“This is why it is imperative that we encourage them to be the best they can be. Our country needs a group of confident, well-rounded young people who will be ready and fully equipped to take this country into their hands when their time comes.”
Mrs. Griffin said one of the “best ways to do this” is through providing positive examples as parents and adults.
“Understand that whatever you do regularly as parents, your children will think of those things as normal and will emulate them. The reality is that you cannot get out of children what you do not put in. For example, when children see their parents and guardians take an interest in reading and learning, they are much more likely to become regular readers and critical thinkers. In this regard, I encourage everyone here today to become life-long learners.”
Minister of Social Services and Community Development, the Hon. Melanie Sharon Griffin addressing students and parents of the Sybil Strachan Primary School (formerly Carmichael Primary School) during a Special Assembly held to honour the school's outstanding parents. (BIS Photo/Matt Maura)
By Matt Maura
Bahamas Information Services
Tue, Feb 28th 2017, 04:24 PM
Tue, Feb 28th 2017, 03:41 PM
With a population of eight million and no natural resources, Switzerland turned its attention to education, became a world leader and last week opened the doors to more Bahamians benefitting from the unique Swiss education experience when educators from some of the country’s most elite schools met with teachers, counsellors, parents and students in Nassau.
“We received such a warm welcome everywhere we went,” said Tanya Espinosa Feuz, the Nassau-based volunteer representative of SwissLearning, an association of one dozen leading boarding schools and hospitality training institutes. “The level of interest among Bahamian parents was great and demonstrated how much emphasis parents in The Bahamas place on providing the best education possible for their children especially if that education offers an opportunity for broader exposure to other languages and cultures.”
At Windsor Academy where more than 150 students attended an assembly to learn more about what Swiss schools offered, questions ranged from how close they were to good ski slopes to whether you could study coding and robotics. For the visiting educators, Windsor was an eye-opener. When they asked students if they knew someone who went to boarding school, nearly every hand in the room shot up.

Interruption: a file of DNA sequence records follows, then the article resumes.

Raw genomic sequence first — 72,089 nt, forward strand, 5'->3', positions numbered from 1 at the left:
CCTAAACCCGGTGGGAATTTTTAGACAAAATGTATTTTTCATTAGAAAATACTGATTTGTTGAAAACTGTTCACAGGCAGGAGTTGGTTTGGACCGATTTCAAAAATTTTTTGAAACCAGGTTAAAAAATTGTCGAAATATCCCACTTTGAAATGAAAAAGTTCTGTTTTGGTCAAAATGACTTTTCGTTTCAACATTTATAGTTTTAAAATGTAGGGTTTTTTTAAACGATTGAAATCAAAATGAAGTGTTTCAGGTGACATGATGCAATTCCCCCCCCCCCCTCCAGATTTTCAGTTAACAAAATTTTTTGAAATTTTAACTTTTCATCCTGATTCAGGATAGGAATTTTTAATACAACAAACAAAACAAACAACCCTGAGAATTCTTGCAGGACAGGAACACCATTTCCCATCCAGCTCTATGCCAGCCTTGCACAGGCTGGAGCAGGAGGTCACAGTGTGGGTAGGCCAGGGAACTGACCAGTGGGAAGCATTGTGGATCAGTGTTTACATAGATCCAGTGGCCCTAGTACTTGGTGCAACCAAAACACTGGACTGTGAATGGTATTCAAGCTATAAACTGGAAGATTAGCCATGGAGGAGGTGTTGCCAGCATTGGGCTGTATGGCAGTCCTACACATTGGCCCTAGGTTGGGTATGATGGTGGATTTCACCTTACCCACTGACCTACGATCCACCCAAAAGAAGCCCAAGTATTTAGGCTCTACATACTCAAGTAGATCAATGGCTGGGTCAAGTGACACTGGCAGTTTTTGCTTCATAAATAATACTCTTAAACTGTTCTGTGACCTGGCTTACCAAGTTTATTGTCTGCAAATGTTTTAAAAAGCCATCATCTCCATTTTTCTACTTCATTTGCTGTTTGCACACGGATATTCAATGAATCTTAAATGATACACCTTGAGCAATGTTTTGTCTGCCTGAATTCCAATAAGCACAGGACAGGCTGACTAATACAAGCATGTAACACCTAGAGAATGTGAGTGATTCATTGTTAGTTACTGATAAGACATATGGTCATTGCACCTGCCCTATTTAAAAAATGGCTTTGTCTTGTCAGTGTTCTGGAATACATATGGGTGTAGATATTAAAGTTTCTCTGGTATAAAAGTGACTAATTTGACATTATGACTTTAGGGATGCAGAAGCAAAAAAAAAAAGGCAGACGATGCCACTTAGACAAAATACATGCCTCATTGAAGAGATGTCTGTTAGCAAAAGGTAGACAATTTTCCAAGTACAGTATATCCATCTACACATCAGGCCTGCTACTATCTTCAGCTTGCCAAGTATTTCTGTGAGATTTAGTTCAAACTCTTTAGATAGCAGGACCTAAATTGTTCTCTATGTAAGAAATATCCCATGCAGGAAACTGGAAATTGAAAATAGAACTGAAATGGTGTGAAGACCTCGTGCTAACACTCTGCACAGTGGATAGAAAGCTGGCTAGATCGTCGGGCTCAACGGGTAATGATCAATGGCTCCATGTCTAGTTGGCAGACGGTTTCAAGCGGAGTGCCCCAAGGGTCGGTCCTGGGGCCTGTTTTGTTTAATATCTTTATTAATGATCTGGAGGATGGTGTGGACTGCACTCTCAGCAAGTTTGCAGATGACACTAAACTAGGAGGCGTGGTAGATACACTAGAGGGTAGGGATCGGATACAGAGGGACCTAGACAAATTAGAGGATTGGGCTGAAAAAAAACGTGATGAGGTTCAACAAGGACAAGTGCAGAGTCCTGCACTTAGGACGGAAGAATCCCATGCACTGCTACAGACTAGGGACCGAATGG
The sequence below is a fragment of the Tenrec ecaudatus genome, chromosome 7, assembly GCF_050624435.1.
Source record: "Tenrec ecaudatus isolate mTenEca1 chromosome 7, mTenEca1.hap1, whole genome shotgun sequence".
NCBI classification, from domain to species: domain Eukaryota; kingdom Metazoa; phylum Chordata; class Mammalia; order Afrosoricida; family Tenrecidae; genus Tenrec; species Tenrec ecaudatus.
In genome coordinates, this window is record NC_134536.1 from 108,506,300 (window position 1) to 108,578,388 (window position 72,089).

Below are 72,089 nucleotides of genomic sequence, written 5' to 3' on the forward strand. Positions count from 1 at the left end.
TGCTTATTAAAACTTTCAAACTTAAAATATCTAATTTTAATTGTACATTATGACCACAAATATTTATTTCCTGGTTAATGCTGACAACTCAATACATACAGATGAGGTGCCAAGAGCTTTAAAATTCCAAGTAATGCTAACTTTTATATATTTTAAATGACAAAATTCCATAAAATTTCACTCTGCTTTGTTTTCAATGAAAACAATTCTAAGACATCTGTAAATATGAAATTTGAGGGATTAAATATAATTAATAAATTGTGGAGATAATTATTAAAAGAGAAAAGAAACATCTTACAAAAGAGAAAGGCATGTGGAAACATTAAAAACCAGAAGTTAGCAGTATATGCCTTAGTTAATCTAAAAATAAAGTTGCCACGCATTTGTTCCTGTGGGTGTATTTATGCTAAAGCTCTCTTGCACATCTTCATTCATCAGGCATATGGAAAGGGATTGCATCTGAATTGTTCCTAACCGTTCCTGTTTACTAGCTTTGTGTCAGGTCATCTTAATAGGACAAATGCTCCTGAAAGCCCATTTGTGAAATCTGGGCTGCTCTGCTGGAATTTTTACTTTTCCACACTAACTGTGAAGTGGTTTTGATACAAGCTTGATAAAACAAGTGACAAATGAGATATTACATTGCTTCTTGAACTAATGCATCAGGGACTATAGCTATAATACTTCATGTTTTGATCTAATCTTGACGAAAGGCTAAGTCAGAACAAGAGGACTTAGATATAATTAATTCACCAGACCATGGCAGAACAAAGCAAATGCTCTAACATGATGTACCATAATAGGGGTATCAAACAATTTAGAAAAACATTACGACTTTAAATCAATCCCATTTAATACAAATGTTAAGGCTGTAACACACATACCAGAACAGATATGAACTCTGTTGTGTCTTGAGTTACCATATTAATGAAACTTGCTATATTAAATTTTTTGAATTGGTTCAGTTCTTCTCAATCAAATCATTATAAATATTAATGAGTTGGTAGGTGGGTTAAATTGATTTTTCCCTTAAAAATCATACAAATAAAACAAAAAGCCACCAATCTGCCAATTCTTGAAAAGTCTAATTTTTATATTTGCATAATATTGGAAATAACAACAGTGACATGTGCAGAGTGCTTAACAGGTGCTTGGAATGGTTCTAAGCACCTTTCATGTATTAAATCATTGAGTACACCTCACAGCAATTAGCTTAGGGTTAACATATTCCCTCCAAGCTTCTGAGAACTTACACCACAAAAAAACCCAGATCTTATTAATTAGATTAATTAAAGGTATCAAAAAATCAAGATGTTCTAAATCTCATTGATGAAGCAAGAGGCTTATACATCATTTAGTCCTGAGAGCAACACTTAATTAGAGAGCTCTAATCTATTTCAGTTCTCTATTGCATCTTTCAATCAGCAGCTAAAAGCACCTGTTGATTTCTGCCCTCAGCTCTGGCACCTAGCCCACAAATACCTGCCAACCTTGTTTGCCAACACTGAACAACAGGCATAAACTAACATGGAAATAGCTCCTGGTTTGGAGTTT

“Parents want the best for their children and if that means one year or more away to prepare them for university, they will often sacrifice to make sure that their daughter or son gets that experience and preparation,” said Espinosa-Feuz.
According to Nathalie Eynard of Le Rosey in Rolle, Switzerland – known as the School of Kings -- diversity is key whether in places of origin or area of study.
“We have 68 nationalities represented,” Eynard told students. “And at any given time, we have an average of 50 in every grade level. Most importantly, it is not simply where students are from that creates the experience, but that we provide an atmosphere for them to decide and focus on what they really want to do whether that is making movies or studying law.”
International exposure and friendships are a major component adding to the appeal of a Swiss education, with former students from The Bahamas saying they have kept in touch for decades and the friends they made during their days in Switzerland have opened many doors.
For high school students who look to Switzerland for at least a part of their education, spending a gap year – the year between finishing high school and starting college – offers the opportunity to improve college entrance exam performance while discovering what they want to study as they move forward. Gap year and hotel management programs place emphasis on a few key features -- learning other languages, work experience and trips to destinations as distant as Africa to participate in charitable endeavors. Languages are a vital part of every curriculum, including month-long summer camps at several of the boarding schools.